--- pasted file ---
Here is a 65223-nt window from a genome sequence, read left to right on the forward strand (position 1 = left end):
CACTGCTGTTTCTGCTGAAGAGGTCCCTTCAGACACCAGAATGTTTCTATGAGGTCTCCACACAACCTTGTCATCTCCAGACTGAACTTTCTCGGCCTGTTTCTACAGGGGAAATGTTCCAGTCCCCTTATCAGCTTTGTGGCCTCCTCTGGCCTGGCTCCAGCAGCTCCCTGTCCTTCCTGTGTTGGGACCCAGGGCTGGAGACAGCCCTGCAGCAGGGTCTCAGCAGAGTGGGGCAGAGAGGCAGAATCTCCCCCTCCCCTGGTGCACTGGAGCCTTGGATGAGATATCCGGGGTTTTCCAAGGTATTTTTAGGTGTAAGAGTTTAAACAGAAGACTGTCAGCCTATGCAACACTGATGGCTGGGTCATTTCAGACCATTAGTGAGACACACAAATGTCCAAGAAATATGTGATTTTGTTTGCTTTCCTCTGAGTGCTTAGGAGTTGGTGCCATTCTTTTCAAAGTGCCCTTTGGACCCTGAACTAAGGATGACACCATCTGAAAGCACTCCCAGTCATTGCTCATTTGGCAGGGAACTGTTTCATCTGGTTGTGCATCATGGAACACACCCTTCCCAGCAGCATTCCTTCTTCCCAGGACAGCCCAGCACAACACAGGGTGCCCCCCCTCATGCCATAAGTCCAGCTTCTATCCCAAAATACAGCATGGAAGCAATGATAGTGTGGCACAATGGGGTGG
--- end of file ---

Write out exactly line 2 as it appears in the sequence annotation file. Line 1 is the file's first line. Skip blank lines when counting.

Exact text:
CACTGCTGTTTCTGCTGAAGAGGTCCCTTCAGACACCAGAATGTTTCTATGAGGTCTCCACACAACCTTGTCATCTCCAGACTGAACTTTCTCGGCCTGTTTCTACAGGGGAAATGTTCCAGTCCCCTTATCAGCTTTGTGGCCTCCTCTGGCCTGGCTCCAGCAGCTCCCTGTCCTTCCTGTGTTGGGACCCAGGGCTGGAGACAGCCCTGCAGCAGGGTCTCAGCAGAGTGGGGCAGAGAGGCAGAATCTCCCCCTCCCCTGGTGCACTGGAGCCTTGGATGAGATATCCGGGGTTTTCCAAGGTATTTTTAGGTGTAAGAGTTTAAACAGAAGACTGTCAGCCTATGCAACACTGATGGCTGGGTCATTTCAGACCATTAGTGAGACACACAAATGTCCAAGAAATATGTGATTTTGTTTGCTTTCCTCTGAGTGCTTAGGAGTTGGTGCCATTCTTTTCAAAGTGCCCTTTGGACCCTGAACTAAGGATGACACCATCTGAAAGCACTCCCAGTCATTGCTCATTTGGCAGGGAACTGTTTCATCTGGTTGTGCATCATGGAACACACCCTTCCCAGCAGCATTCCTTCTTCCCAGGACAGCCCAGCACAACACAGGGTGCCCCCCCTCATGCCATAAGTCCAGCTTCTATCCCAAAATACAGCATGGAAGCAATGATAGTGTGGCACAATGGGGTGG